Pothole and personal injury

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mephillips
Posts: 4
Joined: 29 Feb 2012, 10:56am

Pothole and personal injury

Postby mephillips » 29 Feb 2012, 11:56am

My wife was seriously injured six months ago. She was riding down a fairly steep road (but quiet) in Durham with our toddler in the child seat on the back. The next factual information we have (as she remembers nothing about what happened) is that she was found on the road by a lorry driver. Our son was slightly injured (bad graze to scalp, big black eye) and was discharged from the hospital about 30 hours later, and has apparently made a full recovery. My wife, however, spent three and a half weeks in hospital, having fractured her jaw and other bones in the face, broken three vertebrae, badly cut her face and knocked out four teeth. She had to wear a collar and back brace 24 hours a day for a couple of months and avoid any lifting.

Fortunately various friends and neighbours rallied round to help her at home during the day. She does not work, so we had no loss of income, and little additional expense, to be honest. We've still got to see about replacing or repairing the bike (I will post on one of the other discussion boards about this).

The police investigated, and had the bike for examination. They took statements from those who had been on the scene shortly after the accident and appealed for witnesses to the actual accident, but none were found. From examining the bike they concluded that no other vehicles were involved. They reckon the accident was most likely due to the poor road surface: there was a long trench cut at some point by a utility company and the repair is badly worn in places, and there were a few deep grooves. The police took photographs and the council filled in some holes the day after the accident.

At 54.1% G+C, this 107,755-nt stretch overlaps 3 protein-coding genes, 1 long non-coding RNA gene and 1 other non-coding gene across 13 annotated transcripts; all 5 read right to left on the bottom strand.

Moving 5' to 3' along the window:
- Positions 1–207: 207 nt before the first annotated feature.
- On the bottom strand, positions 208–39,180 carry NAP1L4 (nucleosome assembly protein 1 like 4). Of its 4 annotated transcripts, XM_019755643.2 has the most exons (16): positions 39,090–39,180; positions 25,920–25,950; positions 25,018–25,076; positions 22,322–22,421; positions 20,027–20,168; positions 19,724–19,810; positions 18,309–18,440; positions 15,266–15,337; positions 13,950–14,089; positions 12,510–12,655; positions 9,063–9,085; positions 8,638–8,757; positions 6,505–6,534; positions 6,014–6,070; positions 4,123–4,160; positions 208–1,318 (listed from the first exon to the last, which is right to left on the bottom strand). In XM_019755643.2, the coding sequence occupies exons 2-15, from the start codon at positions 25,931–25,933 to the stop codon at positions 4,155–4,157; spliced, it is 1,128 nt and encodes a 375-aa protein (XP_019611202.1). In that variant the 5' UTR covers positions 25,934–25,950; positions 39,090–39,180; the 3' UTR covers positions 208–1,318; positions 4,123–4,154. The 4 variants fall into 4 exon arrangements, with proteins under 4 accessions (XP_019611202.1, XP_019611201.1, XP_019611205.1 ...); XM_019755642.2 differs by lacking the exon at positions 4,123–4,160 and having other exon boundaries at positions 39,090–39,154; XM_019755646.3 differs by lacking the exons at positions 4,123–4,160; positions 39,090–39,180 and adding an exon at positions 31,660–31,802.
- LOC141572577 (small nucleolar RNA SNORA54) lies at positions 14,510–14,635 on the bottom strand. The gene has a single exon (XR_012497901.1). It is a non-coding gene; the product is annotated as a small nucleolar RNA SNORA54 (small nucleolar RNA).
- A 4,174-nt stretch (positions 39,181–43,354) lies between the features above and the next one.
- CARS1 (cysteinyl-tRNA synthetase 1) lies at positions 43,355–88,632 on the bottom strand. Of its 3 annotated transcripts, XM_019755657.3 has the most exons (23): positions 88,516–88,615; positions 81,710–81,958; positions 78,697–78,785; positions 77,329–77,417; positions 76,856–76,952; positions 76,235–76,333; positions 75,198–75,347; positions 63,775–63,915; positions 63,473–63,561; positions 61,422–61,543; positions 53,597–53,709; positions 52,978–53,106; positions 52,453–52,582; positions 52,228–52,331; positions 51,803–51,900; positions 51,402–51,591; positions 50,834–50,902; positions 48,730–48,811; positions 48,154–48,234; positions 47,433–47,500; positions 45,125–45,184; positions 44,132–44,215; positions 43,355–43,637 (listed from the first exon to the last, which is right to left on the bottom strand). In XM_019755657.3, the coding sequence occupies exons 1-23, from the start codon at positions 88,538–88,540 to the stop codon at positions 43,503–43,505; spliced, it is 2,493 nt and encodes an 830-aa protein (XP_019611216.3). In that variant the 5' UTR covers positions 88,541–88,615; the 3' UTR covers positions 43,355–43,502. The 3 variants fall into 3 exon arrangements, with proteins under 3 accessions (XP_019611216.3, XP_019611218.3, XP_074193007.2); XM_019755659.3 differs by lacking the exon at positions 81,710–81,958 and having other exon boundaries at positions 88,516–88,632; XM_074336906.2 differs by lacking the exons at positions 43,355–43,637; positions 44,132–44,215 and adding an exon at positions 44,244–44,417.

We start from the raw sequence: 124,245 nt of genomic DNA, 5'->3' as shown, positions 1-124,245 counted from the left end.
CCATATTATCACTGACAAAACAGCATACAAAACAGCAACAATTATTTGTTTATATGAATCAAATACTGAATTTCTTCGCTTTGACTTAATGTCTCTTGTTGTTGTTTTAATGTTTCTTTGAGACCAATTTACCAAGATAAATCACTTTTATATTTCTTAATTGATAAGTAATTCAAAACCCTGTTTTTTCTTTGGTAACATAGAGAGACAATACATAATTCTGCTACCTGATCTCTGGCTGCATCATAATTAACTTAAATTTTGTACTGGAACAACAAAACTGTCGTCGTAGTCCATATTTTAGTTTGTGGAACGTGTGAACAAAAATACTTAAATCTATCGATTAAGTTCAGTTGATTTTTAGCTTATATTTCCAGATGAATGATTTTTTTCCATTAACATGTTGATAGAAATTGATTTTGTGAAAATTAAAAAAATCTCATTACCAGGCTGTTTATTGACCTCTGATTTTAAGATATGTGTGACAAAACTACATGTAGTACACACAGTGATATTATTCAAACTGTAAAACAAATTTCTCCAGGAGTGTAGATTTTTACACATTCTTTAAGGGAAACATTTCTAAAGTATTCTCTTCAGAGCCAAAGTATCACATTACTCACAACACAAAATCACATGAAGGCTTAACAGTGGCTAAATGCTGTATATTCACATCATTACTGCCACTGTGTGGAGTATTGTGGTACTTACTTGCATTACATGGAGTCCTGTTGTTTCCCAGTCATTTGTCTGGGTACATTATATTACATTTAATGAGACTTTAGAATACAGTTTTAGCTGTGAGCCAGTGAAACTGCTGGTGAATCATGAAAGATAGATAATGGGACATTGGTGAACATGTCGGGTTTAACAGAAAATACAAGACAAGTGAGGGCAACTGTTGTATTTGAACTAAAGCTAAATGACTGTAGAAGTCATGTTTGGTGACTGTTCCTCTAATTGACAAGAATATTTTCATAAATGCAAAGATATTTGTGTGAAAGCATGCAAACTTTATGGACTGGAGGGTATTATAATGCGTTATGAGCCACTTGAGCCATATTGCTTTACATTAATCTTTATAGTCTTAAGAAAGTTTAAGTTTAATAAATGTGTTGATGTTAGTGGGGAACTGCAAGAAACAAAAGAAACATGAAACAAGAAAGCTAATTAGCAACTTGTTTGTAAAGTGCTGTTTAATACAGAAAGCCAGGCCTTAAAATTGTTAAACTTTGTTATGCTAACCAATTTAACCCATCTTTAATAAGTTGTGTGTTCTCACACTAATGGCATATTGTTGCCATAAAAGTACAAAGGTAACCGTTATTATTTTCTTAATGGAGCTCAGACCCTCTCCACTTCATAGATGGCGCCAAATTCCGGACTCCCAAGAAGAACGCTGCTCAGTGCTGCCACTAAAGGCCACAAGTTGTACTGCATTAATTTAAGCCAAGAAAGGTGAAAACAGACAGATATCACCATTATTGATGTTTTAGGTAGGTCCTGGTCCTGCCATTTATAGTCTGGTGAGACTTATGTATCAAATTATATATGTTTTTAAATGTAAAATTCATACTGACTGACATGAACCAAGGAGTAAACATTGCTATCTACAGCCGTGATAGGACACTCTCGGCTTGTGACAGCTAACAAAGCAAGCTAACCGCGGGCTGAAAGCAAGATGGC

We have not seen the photos. The police say that should we wish to pursue a personal injury claim against the council that our lawyer can have copies of the photos for a small admin fee. We rang the CTC help line fairly soon after the accident but they advised waiting till the longer-term affects of the accident were clearer.

As things stand at the moment, my wife is largely her usual self again. Her lips are not as pretty as they were, and there is still the matter of the four missing teeth to deal with: it is unclear as yet whether this would be covered by the NHS as she is still to have the assessment. Her back is a bit stiff in the mornings sometimes, and her vision was affected: she had double-vision after the accident but this has largely cleared up, with residual issues only in the extremities of the field of vision. Whether there will be longer term back problems, who knows?

With the accident to recover from we had hardly begun to think about whether to seek any compensation from the council. I don't know on what basis damages are assessed: if it's purely financial we have not really lost very much. And how do damages account for the fact that there may be more serious back pain which might emerge a few years down the line? Can you seek further damages later, when it becomes clear, and if so is it important to get the liability established now?